1. While I agree with the spirit of your message, I disagree with some of the specific things you’ve said. In particular, characterizing voting for a candidate other than your first choice as “a big waste” seems particularly naive.

    Consider my situation. Up until this election, I lived in a Liberal stronghold. So strong, in fact, that they could have run a plant as the candidate and it would probably have been elected. In that riding, I could vote for my first choice freely, because, frankly, it didn’t really matter. But now I find myself in a “swing” riding – a riding where the difference between the Conservative and Liberal candidates in the last election was very small, and where there has been much swinging back and forth between the two over the past several elections.

    Here’s my dilemma. I would *love* to vote for a “third party” (pardon me, I find that term a little demeaning to the other parties when used in the general sense, but it is accurate in this particular riding), but consider what would happen if I did (and, assume my vote actually makes a difference). If I vote NDP or Green rather than Liberal, I increase the chance that the Conservative candidate will win. Which, of course, increases the chance that Harper will get his majority. Which, of course, given his piss-poor record of respecting the democratic process, means that ultimately I’m *surrendering* control of my government. Follow? In essence, by voting my first choice, I am effectively surrendering my democratic power – not *just* like I would if I just spoiled my ballot… but *even more so* than I would if I just spoiled my ballot (because not only am I *not* increasing my own democratic power, I am actively increasing the power of someone who will probably take it away). By contrast, if I vote Liberal – even though I’d rather not – I help break a potential Harper majority, and keep some semblance of democracy in the government.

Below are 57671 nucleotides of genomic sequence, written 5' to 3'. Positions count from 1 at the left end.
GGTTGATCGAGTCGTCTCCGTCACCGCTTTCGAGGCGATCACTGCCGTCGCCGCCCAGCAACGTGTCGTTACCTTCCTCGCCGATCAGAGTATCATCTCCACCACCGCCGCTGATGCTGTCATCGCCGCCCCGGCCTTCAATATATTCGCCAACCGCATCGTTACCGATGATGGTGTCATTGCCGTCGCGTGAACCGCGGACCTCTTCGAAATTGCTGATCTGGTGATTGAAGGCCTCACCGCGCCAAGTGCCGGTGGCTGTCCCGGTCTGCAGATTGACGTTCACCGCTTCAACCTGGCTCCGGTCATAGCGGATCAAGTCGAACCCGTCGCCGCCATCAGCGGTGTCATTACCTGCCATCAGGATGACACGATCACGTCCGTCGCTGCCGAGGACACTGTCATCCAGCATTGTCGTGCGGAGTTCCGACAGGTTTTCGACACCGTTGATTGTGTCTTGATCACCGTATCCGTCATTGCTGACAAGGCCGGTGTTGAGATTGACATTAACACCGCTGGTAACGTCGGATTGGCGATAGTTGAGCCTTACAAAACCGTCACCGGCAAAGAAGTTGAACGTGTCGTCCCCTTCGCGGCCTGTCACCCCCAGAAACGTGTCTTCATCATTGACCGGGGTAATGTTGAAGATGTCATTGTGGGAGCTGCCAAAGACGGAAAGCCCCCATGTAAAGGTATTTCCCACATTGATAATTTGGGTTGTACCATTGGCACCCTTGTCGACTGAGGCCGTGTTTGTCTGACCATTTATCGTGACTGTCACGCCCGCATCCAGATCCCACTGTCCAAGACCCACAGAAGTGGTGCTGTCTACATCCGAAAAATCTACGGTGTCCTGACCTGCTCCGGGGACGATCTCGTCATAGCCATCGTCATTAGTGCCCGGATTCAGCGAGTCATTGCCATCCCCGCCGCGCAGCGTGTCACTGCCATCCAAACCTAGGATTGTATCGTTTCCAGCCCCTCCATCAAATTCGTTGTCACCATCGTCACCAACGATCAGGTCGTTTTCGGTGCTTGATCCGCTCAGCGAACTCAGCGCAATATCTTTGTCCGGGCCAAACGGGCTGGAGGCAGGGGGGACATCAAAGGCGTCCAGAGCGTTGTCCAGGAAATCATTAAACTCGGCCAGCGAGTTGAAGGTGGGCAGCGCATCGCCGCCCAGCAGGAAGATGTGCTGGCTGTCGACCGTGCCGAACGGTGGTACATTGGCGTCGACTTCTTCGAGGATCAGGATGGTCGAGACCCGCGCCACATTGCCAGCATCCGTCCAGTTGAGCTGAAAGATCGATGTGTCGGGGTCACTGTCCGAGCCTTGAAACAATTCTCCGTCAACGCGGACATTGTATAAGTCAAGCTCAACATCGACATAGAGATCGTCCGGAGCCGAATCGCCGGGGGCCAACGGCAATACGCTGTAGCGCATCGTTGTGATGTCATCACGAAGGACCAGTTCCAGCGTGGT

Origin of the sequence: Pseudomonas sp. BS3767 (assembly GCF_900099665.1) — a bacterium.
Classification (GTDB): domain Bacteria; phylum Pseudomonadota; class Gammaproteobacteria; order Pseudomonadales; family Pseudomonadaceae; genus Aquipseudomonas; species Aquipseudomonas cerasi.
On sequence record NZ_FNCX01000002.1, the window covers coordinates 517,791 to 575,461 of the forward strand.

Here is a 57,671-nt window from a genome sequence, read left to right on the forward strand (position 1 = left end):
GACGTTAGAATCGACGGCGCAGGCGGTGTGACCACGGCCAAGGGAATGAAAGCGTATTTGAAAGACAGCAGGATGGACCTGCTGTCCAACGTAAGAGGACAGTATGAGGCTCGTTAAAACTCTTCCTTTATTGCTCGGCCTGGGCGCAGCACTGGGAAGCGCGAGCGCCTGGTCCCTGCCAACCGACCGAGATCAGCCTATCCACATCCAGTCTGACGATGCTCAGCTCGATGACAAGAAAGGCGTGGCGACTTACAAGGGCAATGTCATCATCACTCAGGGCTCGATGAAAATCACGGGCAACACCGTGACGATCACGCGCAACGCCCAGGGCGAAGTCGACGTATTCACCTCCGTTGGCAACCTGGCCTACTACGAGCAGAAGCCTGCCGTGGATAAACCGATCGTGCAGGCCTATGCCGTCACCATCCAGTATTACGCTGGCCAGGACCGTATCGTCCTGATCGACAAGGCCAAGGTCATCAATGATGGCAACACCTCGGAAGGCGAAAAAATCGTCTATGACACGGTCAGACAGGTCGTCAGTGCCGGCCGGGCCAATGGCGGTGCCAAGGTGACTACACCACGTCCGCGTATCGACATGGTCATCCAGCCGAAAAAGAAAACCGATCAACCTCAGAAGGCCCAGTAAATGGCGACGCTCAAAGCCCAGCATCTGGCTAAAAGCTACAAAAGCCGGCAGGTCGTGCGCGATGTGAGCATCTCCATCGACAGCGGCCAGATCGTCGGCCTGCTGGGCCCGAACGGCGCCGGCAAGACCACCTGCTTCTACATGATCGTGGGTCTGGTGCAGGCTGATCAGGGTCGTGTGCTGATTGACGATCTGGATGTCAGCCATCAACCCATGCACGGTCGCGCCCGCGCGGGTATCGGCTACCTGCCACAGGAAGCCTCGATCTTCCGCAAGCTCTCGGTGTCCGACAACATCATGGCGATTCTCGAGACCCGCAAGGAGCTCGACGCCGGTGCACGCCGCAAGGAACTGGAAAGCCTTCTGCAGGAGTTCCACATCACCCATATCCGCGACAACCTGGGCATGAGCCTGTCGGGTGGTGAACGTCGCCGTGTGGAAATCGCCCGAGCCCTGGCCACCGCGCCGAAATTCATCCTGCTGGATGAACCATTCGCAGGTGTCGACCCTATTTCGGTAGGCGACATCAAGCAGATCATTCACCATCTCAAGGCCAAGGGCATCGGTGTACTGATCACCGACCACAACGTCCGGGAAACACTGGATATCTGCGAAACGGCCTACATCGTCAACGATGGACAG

The problem in my case is not my own apathy or lack of understanding of the democratic process – I would not be “wasting” my vote – it is the fact that the electoral process itself is flawed. Because the *system* is broken, I *can’t* get what I want by voting honestly – voting honestly, in fact, would *hurt* me. *This* is a perfect example of why we need electoral reform – and not just mucking around with proportional representation, but changing the actual voting process to something like ranked-voting rather than first-past-the-post. You’re right when you say “as inefficient as our system is, and as badly as we need electoral reform, I’m rather partial to democracy”, but your priorities are wrong… real democracy does not and cannot come before electoral reform. We have a broken system; the best we can hope to do is fudge with it to make it work as well as possible. The hard reality is that I have no *real* democratic power, because I have no way to vote for what I really want without making my situation much, much worse; that’s not a democratic vote, that’s a Sophie’s Choice between Canada and my own principles.

  2. I do hear what you are saying, and on the face of it, it sounds reasonable. Yes, we are certainly agreed that electoral reform is necessary. Being open to new ideas does not signify naiveté. Nor do I suffer an illusion about how truly democratic our system is. Things are bad now, and could very well worse. That’s why I think strategic voting needs to be stopped.

    This idea of “strategic voting” has been touted as a valid work-around for more than a decade. And people have bought into it. Yet what has changed? All it appears to have done is to shore up the two party dance between the Liberal and Conservative parties and help erode many of the things Canadians hold dear.